WALKERNo, I never met E.G. Marshall. And as I said earlier on this show, that program was one of the last vestiges of old time radio. It was produced by Himan Brown, who before that had done the "Inner Sanctum Mysteries." Both shows used that squeaking door at the beginning and end of the show. So it was the last attempt to keep old time radio going.
FISHERThanks for the call, Time.
FISHERAnd let's hear from Frank in Wheaton, MD. Frank, you're on the air.
FRANKYeah, I just like -- I've been listening for years and years. My -- I went blind 31 years ago with glaucoma. And I've heard Ed Walker for 31 years. And I'd like to know who he is. Is he married? Does he have children? Is he around my age, which is 84? I just would like to know Ed Walker. I feel like since I listened to him like he's my brother.
WALKERThank you, sir. Well, I'm a little younger than you. I'm married. We have one daughter and five grandchildren, and that's about it. What more can I tell you?
TIMEYou're a little bit younger than me. Okay, I appreciate that.
WALKERA couple of years younger.
FRANKI love your program. And for a boy, man, I hate it when they say, I am sighted impaired, you know. I'm really sighted impaired. I don't see anything.
WALKERIf you are blind, you're blind, right?
TIMEYou (unintelligible) this.
FISHERNo gradations, right.
TIMEThere you go.
FISHERYeah, that's right.
TIMEIt helps me to get through the day. Thank you so much.
WALKERThank you, sir. All right.
FISHERThank you. And we have an email from Kathy who asks, "Is it possible to get episodes of "Johnny Dollar" on CD? I love them." Jack, do you know?
FRENCHOh, yes. They're -- they're available from at least 10 different internet dealers. You can just Google "Johnny Dollar" audio copies and they're also available for free if you want to search a little further on the internet.
FISHERAnd "Johnny Dollar" of course is a mainstay of "The Big Broadcast." It sounds something like this.
MANI hope Saint Peter's listening. This report may one day help qualify me for that path through the pearly gates. This case almost rushed me up there. This is another adventure of America's fabulous freelance insurance investigator, Johnny Dollar. At insurance investigation, Johnny Dollar's just an expert. At making out his expense account, he is an absolute genius.
FISHER"Johnny Dollar." And, Ed Walker, tell us about Johnny Dollar. I mean, there are certain shows that you play a lot. "Johnny Dollar" is obviously one of them.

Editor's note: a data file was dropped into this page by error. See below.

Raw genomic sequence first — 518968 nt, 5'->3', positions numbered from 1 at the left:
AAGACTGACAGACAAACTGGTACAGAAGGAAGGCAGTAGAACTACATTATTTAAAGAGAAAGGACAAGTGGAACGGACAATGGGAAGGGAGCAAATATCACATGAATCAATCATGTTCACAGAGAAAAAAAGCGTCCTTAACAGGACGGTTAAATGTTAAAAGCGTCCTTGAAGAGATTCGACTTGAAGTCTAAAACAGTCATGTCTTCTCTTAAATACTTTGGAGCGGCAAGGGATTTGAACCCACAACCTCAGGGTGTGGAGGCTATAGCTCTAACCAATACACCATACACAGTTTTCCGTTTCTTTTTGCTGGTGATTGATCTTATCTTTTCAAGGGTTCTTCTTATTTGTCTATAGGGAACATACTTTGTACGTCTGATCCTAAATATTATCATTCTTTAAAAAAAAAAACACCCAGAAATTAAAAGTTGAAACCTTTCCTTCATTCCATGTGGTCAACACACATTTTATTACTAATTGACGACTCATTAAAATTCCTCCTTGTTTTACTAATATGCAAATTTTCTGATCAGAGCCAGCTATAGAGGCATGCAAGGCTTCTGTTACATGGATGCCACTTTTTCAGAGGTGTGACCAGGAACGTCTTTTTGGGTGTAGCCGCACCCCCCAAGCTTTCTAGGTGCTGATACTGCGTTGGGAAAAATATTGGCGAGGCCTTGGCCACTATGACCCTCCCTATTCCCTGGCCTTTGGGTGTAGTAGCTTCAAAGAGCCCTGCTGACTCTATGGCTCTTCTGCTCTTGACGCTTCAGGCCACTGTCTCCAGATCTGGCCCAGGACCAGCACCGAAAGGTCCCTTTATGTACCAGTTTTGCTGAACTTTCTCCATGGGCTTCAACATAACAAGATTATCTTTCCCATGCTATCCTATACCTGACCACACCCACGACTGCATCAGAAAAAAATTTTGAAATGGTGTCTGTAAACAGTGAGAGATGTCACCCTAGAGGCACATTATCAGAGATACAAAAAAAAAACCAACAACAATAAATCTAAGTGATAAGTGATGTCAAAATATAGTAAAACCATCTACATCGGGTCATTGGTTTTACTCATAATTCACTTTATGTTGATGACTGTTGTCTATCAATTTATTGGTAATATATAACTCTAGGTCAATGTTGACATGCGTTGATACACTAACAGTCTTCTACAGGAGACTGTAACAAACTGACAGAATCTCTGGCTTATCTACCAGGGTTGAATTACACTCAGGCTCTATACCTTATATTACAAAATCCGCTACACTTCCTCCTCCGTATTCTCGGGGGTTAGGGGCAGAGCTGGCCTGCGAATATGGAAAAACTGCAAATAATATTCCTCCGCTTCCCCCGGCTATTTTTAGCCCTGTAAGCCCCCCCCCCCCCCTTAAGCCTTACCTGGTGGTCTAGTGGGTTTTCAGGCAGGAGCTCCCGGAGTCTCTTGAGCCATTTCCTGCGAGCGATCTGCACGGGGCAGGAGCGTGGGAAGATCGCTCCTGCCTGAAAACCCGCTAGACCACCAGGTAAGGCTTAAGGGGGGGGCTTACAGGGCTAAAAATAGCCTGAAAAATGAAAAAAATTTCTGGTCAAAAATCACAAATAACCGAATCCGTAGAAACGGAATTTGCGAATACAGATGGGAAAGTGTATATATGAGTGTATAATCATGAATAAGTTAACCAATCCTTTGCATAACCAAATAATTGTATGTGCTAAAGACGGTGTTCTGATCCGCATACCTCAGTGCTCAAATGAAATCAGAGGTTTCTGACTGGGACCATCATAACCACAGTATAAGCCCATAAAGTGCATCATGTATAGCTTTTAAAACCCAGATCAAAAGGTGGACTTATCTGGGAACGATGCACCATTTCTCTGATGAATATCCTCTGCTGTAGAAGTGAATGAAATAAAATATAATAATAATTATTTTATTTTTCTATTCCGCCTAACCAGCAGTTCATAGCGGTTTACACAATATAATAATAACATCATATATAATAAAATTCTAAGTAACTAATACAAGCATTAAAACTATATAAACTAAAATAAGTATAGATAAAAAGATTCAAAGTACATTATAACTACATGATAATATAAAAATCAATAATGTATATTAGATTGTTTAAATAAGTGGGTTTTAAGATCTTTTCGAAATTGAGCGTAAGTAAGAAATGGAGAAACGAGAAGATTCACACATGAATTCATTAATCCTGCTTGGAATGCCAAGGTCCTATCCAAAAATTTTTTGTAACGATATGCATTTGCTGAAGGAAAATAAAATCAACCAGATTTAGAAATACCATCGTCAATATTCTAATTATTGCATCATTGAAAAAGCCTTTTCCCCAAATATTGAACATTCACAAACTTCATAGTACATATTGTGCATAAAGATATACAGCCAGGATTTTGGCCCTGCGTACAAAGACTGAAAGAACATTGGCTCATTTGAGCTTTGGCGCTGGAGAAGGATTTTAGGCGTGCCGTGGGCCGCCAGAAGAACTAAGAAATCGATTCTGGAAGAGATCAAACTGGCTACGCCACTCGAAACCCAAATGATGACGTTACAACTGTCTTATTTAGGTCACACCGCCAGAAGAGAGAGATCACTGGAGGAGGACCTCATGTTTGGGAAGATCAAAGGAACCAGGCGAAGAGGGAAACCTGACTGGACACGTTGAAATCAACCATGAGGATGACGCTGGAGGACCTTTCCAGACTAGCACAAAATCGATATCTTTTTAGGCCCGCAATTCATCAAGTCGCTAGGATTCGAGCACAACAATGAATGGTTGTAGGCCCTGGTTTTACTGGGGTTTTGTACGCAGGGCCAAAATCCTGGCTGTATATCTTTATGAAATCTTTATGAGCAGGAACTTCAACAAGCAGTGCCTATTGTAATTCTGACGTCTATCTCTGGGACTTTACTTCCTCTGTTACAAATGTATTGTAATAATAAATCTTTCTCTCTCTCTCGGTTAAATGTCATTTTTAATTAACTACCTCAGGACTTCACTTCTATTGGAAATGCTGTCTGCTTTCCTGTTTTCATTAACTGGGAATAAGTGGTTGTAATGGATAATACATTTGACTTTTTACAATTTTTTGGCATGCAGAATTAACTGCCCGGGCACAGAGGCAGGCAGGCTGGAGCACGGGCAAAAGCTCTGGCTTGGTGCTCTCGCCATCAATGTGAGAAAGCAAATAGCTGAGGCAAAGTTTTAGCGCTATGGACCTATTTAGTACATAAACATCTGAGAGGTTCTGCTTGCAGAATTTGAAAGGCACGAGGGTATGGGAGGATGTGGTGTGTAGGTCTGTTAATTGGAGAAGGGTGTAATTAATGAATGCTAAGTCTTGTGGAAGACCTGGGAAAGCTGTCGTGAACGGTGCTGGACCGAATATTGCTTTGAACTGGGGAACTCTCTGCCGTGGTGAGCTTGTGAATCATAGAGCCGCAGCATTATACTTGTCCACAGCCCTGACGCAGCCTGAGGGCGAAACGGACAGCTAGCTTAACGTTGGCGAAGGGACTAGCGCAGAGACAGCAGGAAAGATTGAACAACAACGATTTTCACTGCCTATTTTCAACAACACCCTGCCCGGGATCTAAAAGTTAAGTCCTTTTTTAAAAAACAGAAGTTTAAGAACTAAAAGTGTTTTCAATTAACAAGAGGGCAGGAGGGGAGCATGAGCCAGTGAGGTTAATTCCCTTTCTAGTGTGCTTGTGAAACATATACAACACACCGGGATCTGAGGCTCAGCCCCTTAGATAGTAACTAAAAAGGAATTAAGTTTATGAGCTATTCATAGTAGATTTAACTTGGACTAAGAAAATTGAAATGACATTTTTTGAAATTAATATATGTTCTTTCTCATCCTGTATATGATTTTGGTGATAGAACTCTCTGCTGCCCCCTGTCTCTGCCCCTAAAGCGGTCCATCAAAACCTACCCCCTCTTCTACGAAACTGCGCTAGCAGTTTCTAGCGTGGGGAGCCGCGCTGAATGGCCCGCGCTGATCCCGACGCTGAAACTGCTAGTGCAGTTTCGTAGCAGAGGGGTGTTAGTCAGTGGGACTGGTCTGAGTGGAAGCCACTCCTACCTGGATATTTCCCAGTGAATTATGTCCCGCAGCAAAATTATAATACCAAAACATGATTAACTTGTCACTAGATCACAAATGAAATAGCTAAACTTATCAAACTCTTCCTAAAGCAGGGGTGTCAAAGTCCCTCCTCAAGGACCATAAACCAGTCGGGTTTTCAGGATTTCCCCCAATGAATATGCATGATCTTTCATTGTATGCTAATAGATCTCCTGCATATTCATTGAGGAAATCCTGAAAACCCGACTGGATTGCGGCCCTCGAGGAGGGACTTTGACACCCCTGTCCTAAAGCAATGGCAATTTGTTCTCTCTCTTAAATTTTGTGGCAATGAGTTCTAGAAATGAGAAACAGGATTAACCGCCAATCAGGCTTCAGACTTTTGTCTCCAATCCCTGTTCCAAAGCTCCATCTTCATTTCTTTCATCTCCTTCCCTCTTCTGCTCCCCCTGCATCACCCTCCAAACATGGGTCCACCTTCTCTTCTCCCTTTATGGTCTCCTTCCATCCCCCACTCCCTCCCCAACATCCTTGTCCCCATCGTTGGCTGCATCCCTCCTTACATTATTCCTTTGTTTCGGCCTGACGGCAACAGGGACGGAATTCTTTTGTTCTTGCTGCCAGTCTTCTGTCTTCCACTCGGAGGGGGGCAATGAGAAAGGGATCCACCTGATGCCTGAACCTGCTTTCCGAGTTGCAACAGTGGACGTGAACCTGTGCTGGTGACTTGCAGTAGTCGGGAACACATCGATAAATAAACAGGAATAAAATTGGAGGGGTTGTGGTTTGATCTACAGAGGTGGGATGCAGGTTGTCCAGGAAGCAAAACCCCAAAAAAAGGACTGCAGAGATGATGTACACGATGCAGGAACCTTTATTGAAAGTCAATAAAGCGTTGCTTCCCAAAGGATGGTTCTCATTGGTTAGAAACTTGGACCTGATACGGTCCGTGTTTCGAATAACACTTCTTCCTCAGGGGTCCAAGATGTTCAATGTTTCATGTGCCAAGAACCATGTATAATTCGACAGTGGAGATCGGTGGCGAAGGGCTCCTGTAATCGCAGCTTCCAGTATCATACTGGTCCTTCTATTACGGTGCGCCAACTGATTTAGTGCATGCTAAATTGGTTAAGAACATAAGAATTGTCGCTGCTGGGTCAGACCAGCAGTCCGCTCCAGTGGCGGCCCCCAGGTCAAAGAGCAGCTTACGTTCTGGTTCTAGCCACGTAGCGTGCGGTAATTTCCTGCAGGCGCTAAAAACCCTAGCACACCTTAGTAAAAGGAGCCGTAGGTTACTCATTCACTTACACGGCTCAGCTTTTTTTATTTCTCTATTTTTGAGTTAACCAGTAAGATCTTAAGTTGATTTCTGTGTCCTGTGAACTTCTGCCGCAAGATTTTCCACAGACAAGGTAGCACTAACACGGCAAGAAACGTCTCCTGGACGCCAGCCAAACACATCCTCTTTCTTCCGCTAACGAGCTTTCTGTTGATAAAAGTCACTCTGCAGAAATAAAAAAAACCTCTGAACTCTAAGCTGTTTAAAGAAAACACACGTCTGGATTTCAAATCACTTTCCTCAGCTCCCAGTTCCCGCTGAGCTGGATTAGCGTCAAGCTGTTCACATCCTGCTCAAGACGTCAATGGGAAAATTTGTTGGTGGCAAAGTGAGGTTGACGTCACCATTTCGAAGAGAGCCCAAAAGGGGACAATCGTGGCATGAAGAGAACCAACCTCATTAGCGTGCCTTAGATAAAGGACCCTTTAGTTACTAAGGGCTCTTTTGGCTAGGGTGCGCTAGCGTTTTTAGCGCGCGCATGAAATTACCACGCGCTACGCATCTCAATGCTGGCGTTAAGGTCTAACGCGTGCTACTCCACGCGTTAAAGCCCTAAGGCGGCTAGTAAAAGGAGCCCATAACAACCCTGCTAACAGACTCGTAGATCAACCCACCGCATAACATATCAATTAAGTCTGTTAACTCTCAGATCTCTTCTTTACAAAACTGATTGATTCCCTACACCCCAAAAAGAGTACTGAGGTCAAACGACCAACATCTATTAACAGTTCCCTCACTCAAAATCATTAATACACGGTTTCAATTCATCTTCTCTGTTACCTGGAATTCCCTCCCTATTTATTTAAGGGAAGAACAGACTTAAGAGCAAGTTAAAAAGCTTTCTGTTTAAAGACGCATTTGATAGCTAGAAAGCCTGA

FISHERWhat's the particular appeal of that one and tell us about the others that you -- are kind of your favorites.
WALKERWell, the one that they played there was an early version of "Johnny Dollar." The ones that we run, though, with Bob Bailey who was the epitome of Johnny Dollar, I think. There are about five Johnny Dollars over the years. And the Bob Bailey ones were the best, I think. And we start the show out with that. And we're on the second go-round. We've run all of them and we're re-running them and about ready to start the third go-round, because there are only so many shows available. And so people don't seem to get tired of them. Same thing with "Gun Smoke."
FISHERAnd "Gun Smoke" is another show that you play pretty much every week.
WALKEROh, yeah, every week.
FISHERAnd how many of them are there out there? I mean...
WALKERThe show went on in 1952 and it ended in 1961, once a week with some reruns. How many would that be? I don't know.
FRENCHThere's about -- there's over 400 shows...
FRENCH...in circulation. And, of course, the advantage to collectors today and the fans is that that was a transcribed show. It wasn't done live. It was done recorded. The same as "Fort Laramie" was and the same as "Frontier Gentleman" and "Have Gun -- Will Travel."
FISHERAnd so, Jack French, when those shows were aired live, did that make it less likely that anyone would keep a recording of them?
FRENCHNo, they -- well, the early days -- we didn't really have a good method of recording shows until the -- after World War II. We actually got the technology from the Germans, tape. And the -- Bing Crosby was the first one to insist that his show be taped instead of live.
FISHEROkay, let's go to Sarah in the District. Sarah, you're on the air.
SARAHHi, there. I just wanted to let you know that I've been listening for a long time, but I'm really excited because I've got a nine-year-old, a seven-year-old and a four-year-old. And my nine-year-old I s really getting interested in "Gun Smoke" and "Johnny Dollar" specially. And it's really great to be able to pass it on to the next generation. We don't watch a lot of TV in our house. So he -- he loves it probably like other kids like TV.
WALKERThat's great. That's why we run those shows at the top of the show so that the kids can go to bed. That's why we run "Johnny Dollar" and "Gun Smoke" in the first part. That's the heavily -- most heavily listened to hour and a half of "The Big Broadcast," I think.
FISHERAnd, Ed, when you are choosing the shows, I mean, what's your sense of the future of this? I mean, obviously the number of people who remember the original broadcasts of these programs is dwindling. And so, do you think there's enough interest out there to keep this going for generations?
WALKERPeople like Sarah and get their kids indoctrinated in it, it'll last for a while. I do have some younger people in the Old Time Radio Club, don't you, Jack?
FRENCHYes, we do.
FISHERYeah. So it's perpetuated. I think people enjoy it. And as long as they can get involved with it and they can get the material, it'll last for a while, I think, I hope.
FISHERI hope so. Let's hear from David in Hyattsville. David, you're on the air.